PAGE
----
16: 2
17: 0
18: 0
19: 8 (still running)

Basicly it was looking great… until 19:07:10 to 19:11:32 (all 8 errors happend in this timeframe).

Currently I am kicking myself for not getting a reference number for any of those 8 events. I will report again as soon as I get something usefull :frowning:

Back to the saltmines for me…
I thank the great overloard(s) for the time and efford and progress on this issue.


Actually, @ePhil I like that answer better. I’ll move toward scheduling a brief service interruption for the next change.

Thank @isk, maybe I get so see daylight again :slight_smile:

Got 1 (just one) more 503 at 19:33:24 UTC with Reference #102.57d91002.1516995204.4c1b233.

Testing further with yet another change to rule out a possible cause. Let me know if things worsen, please.

It’s been quiet for me in the UK. No errors seen since the change, but then again I hadn’t seen any errors for about ~5 hours before the change (last error was at 13:04 UTC).

I’m merely another system admin, trying to provide some helpful guidance from my own prior experience.

I’d like to just take a moment to point out that (unless things have quite recently improved a great deal), using either the in-built OCSP stapling functionality for Apache or for nginx is folly.

Seriously, don’t use those. They’ll amplify a momentary glitch fetching an OCSP response into a site outage for you. Promise. Just give them time.

Last time I looked (several months ago) they were finally looking into improving the validation of the responses they got and caching old responses to be held in case they get a later bad response or no response, etc, etc, but they were also discussing things like whether the OCSP fetcher even had to actually be an HTTP/1.1 client. (For what it’s worth, whether or not full true HTTP/1.1 support is actually required, at a minimum the Host: record is essential for getting OCSP responses off the CDNs that are where you’re generally getting the response from.)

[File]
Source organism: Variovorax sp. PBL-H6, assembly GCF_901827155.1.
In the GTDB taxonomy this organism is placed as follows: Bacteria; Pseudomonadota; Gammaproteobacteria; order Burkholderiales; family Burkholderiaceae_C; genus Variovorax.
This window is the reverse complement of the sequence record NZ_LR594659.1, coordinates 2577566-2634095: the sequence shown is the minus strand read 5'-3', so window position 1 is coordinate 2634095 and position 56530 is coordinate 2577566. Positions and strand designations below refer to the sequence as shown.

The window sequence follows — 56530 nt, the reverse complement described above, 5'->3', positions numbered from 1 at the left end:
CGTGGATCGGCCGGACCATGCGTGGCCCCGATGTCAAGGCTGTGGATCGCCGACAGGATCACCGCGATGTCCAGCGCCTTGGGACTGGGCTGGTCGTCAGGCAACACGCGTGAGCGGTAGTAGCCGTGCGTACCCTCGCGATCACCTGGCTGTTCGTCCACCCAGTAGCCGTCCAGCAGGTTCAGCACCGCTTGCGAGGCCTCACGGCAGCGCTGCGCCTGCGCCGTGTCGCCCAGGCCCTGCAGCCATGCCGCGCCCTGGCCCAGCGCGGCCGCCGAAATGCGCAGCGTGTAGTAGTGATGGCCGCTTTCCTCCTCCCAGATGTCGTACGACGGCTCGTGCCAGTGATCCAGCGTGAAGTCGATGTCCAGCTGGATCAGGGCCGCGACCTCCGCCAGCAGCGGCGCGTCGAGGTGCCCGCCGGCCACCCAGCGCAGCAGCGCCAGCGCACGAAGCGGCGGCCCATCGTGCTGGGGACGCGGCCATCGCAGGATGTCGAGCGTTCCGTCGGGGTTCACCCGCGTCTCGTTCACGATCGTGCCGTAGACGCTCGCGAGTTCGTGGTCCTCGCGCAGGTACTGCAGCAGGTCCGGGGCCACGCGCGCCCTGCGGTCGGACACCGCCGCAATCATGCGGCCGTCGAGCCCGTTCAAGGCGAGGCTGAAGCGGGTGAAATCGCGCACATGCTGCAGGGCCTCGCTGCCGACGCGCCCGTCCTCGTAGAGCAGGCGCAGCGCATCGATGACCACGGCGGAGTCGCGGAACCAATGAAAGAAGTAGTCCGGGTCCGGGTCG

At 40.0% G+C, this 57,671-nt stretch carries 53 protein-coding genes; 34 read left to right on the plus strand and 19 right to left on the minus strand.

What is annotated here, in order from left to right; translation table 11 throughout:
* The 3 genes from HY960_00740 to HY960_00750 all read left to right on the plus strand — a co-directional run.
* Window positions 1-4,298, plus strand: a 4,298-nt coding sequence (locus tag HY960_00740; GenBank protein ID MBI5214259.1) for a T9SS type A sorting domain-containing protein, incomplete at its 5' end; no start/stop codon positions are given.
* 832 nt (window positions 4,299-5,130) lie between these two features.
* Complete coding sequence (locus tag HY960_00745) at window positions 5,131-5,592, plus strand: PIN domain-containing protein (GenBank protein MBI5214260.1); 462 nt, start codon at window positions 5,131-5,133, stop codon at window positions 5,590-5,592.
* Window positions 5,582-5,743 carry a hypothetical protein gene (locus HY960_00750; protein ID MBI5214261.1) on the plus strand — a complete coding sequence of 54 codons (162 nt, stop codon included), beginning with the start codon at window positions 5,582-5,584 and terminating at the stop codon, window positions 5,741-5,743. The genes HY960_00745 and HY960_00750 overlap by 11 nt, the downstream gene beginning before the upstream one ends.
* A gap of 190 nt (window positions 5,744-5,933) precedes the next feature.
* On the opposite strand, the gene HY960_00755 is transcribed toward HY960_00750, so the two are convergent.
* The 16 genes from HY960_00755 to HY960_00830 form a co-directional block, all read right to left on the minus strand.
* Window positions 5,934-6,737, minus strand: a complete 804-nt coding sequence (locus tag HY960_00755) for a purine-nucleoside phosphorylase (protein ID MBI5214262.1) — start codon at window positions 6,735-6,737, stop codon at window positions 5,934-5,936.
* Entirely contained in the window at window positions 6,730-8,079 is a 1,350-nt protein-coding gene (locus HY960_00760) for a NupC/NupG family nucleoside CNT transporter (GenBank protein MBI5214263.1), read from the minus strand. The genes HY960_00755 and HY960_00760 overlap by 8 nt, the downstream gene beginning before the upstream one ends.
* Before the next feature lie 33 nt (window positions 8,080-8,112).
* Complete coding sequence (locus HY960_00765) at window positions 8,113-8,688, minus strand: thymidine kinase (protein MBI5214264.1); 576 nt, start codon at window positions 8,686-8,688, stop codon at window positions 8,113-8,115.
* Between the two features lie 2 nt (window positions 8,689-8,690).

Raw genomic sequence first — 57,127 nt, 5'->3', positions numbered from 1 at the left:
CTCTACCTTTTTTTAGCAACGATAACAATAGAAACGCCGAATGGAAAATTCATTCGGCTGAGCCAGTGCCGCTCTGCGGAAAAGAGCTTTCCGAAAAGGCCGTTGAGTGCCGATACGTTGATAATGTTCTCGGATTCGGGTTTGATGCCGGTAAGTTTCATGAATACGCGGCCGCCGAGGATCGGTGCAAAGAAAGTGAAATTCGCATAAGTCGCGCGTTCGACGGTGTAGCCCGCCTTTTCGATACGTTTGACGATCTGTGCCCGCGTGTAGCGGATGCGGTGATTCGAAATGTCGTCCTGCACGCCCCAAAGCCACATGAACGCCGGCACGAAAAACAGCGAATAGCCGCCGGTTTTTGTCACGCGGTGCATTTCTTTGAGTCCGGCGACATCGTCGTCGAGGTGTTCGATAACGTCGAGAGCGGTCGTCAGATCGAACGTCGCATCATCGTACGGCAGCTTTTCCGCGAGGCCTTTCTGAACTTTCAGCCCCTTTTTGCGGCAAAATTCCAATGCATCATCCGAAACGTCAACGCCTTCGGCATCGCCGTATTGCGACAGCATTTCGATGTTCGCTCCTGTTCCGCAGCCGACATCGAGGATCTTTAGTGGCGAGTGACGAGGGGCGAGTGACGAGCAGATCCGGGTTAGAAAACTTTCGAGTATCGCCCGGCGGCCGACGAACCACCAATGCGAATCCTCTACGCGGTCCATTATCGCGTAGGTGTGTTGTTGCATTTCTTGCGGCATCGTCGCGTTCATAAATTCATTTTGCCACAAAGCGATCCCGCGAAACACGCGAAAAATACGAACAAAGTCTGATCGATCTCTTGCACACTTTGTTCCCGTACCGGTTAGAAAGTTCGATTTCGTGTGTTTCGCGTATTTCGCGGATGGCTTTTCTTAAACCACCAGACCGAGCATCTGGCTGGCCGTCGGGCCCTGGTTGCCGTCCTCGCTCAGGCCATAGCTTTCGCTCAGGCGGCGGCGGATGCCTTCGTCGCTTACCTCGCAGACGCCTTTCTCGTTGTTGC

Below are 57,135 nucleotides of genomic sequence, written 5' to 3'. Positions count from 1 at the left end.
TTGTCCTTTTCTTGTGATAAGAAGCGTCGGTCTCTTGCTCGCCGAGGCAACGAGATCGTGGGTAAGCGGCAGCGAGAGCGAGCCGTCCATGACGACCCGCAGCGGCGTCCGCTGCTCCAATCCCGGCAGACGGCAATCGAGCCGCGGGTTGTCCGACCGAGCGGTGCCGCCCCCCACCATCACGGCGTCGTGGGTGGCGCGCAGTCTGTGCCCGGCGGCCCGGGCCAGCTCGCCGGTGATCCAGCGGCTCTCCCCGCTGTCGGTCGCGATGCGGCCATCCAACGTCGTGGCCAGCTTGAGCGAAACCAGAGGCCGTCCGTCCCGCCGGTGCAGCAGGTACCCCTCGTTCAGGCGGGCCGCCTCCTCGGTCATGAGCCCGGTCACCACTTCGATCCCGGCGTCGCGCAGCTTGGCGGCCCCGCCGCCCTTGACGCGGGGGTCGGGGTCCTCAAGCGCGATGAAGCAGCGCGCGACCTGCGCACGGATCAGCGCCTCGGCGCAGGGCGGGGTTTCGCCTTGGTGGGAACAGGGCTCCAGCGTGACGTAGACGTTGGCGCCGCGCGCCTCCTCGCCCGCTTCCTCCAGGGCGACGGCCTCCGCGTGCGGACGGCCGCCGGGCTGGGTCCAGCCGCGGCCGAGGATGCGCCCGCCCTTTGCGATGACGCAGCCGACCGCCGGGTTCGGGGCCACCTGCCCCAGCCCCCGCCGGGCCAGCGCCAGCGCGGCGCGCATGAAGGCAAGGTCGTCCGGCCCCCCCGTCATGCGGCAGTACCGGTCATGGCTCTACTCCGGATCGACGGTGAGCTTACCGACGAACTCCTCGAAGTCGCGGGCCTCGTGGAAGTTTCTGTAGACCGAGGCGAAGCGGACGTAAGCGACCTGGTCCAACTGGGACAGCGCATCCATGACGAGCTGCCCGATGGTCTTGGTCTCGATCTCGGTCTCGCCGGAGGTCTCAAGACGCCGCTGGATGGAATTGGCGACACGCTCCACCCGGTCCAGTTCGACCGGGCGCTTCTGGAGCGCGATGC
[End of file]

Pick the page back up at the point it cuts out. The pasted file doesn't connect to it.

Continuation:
It’s great you want to improve security overall by OCSP stapling your TLS sessions. But… Those two pieces of software have completely immature OCSP stapling mechanisms (again, at least as of several months ago.)

Furthermore, even if/when they fix that (either or both of them), it will take SIGNIFICANT time before such improvements in the main line are imported into the builds that your typical Linux distro X is shipping. Probably more than a year. Sometimes years. The downline packagers are looking for critical matters and security FIXes, not enhancements.

If you insist on doing OCSP stapling, run Microsoft’s web server (and who would have thought?!?) or Caddy.

The CDNs (and some CAs) are to blame for OCSP reliability being what it is, but no single element on the Internet is meant to be reliable anyway.

Not all OCSP stapling implementations are equal. Last I looked, Apache’s and NGINX’s were far less equal than others.


You are correct. And although I am biased, I will echo your recommendation to use Caddy. :slight_smile: Its OCSP stapling implementation is more robust than that of nginx and Apache.

  • Caddy updates the staple halfway through its validity period.
  • Updates happen in the background, not during requests.
  • Staples are only accepted if they are actually valid, including edge cases we’ve seen where the staple might expire after the certificate.
  • Caddy staples OCSP to all qualifying certificates by default.
  • OCSP staples are cached to disk so it can weather outages that are several days long, usually plenty long enough to gain connectivity to one of the responders.